Now in my opinion, one of the greatest things that SAP has added into the system is document flow. this is especially true for SM. If you’re new to SM or SD, you might not be all that familair with using document flow. If you’ve ever visited an SD or SM document, you’ve most certainly seen this weird little icon: . If you plan to do anything in either of these areas of SAP, you’ll quickly realize it is your best friend.
Document flow in SAP is simply the connection to all of the preceding/follow-on documents. In the in house service scenario, a type document flow may look something like this:
You’ll notice that in this picture I was able to see notification, the repair sales order, the inbound delivery, the outbound delivery, the invoice, and any other SD related documents. What you also may have noticed is the distinct lack of the service order, but there is a service documents button.
Unfortunately, in the design of document flow and the table structure for capturing this, the service documents were neglected in the initial design, so the Service Documents button I believe was an afterthought. It’s still better than nothing, and I’ll give you some tips for making the best of it.
The first big thing you need to know is, if you’re starting at an SD document (delivery, sales order etc. ) be sure to click once on the sales order (make sure it’s highlighted, and you’re good). then press the service documents button. This will bring up a new screen showing the service order and any of it’s related documentation.
One of the other issues I’ve encountered with document flow is the inability to see sub-service orders in the documentation. The only way to see if there are sub service orders is to drill into the service order, and look for the structure button
You will then need to click this button to see the sub service orders. You can then drill into the order and see it’s individual document flow. As a follow-on to this topic, if you have a complicated doc flow, for example…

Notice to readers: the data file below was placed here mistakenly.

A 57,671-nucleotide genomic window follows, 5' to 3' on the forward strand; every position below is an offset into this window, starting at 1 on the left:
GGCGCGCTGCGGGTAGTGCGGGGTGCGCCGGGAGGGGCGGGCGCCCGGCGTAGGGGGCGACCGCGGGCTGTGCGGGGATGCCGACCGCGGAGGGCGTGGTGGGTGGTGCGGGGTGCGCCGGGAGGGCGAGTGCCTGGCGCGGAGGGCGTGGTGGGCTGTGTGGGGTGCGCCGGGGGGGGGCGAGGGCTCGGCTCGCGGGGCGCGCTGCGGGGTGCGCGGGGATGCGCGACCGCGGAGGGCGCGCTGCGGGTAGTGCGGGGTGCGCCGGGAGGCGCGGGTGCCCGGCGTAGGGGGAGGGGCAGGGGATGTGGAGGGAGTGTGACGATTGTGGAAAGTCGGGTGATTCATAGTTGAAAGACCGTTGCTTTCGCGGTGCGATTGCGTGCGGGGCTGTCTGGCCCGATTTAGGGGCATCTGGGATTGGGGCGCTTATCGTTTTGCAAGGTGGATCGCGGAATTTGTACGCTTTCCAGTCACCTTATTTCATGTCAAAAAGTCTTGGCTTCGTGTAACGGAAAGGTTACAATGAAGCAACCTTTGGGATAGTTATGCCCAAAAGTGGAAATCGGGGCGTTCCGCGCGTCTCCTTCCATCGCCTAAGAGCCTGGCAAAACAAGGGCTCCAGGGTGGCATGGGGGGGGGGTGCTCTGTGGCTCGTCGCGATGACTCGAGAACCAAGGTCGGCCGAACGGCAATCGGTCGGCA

|Service Order (for quoting) –||Repair Sales Order|
|Sub Service Order|
|Sub Service Order|
Now with a structure like this, you again, won’t be able to see everything depending on where in the structure you are at. For example, if start at the service order (for quoting), you won’t be able to see the actual service order used for repair. Instead, you’ll have to navigate to the notification, and then you’ll be able to see the structure below the notification, including the repair sales order. The way the documents are laid out above, shows kind of how SAP structures them. Since it is a pseudo parallel path, you have to work your way up to a common document before you can see the next path. In this example, the notification is that common document.
There is a another big thing to remember when dealing with service. You have to turn on the document flow for many of the items. For example, purchase reqs, material transfer, etc. must be turned on before they will generate items in the document flow. I HIGHLY encourage you to make sure these are turned on. Not seeing the purchase reqs, or materials issued to a service order makes your job as a troubleshooter FAR more challenging.
Now that’s the basics of document flow, and if you’re not already using it, get familiar. For me, it’s personally one of the best tools offered in the SD/SM module.
Thanks for reading,
MikeAs always, thanks for reading and don't forget to check out our SAP Service Management Products at my other company JaveLLin Solutions,